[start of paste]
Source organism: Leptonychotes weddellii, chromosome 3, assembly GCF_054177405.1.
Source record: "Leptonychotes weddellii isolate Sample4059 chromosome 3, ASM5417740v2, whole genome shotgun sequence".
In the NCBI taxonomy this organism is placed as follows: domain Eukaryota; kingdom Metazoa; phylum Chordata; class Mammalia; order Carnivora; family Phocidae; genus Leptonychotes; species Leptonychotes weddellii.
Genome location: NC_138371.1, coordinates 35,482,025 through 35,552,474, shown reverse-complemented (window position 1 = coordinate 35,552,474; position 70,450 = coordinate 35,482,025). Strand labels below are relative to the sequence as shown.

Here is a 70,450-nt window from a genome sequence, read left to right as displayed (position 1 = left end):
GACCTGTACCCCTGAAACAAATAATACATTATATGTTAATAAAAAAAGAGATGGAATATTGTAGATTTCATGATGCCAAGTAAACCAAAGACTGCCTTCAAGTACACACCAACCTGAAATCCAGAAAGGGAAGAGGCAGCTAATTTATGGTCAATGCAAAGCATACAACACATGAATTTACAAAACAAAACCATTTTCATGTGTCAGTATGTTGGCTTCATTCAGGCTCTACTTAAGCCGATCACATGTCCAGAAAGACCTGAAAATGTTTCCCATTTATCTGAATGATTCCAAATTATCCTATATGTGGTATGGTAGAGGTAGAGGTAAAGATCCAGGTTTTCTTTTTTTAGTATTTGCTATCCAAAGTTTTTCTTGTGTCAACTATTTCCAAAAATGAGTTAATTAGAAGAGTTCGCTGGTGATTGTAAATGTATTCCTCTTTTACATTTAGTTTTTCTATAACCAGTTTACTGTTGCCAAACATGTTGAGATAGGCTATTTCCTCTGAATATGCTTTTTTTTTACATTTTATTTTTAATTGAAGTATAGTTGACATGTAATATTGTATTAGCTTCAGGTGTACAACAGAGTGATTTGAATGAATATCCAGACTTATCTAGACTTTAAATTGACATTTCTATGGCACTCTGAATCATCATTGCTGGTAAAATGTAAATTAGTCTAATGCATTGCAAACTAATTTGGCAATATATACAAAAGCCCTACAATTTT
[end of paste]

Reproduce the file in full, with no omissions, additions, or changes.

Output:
Source organism: Leptonychotes weddellii, chromosome 3, assembly GCF_054177405.1.
Source record: "Leptonychotes weddellii isolate Sample4059 chromosome 3, ASM5417740v2, whole genome shotgun sequence".
In the NCBI taxonomy this organism is placed as follows: domain Eukaryota; kingdom Metazoa; phylum Chordata; class Mammalia; order Carnivora; family Phocidae; genus Leptonychotes; species Leptonychotes weddellii.
Genome location: NC_138371.1, coordinates 35,482,025 through 35,552,474, shown reverse-complemented (window position 1 = coordinate 35,552,474; position 70,450 = coordinate 35,482,025). Strand labels below are relative to the sequence as shown.

Here is a 70,450-nt window from a genome sequence, read left to right as displayed (position 1 = left end):
GACCTGTACCCCTGAAACAAATAATACATTATATGTTAATAAAAAAAGAGATGGAATATTGTAGATTTCATGATGCCAAGTAAACCAAAGACTGCCTTCAAGTACACACCAACCTGAAATCCAGAAAGGGAAGAGGCAGCTAATTTATGGTCAATGCAAAGCATACAACACATGAATTTACAAAACAAAACCATTTTCATGTGTCAGTATGTTGGCTTCATTCAGGCTCTACTTAAGCCGATCACATGTCCAGAAAGACCTGAAAATGTTTCCCATTTATCTGAATGATTCCAAATTATCCTATATGTGGTATGGTAGAGGTAGAGGTAAAGATCCAGGTTTTCTTTTTTTAGTATTTGCTATCCAAAGTTTTTCTTGTGTCAACTATTTCCAAAAATGAGTTAATTAGAAGAGTTCGCTGGTGATTGTAAATGTATTCCTCTTTTACATTTAGTTTTTCTATAACCAGTTTACTGTTGCCAAACATGTTGAGATAGGCTATTTCCTCTGAATATGCTTTTTTTTTACATTTTATTTTTAATTGAAGTATAGTTGACATGTAATATTGTATTAGCTTCAGGTGTACAACAGAGTGATTTGAATGAATATCCAGACTTATCTAGACTTTAAATTGACATTTCTATGGCACTCTGAATCATCATTGCTGGTAAAATGTAAATTAGTCTAATGCATTGCAAACTAATTTGGCAATATATACAAAAGCCCTACAATTTT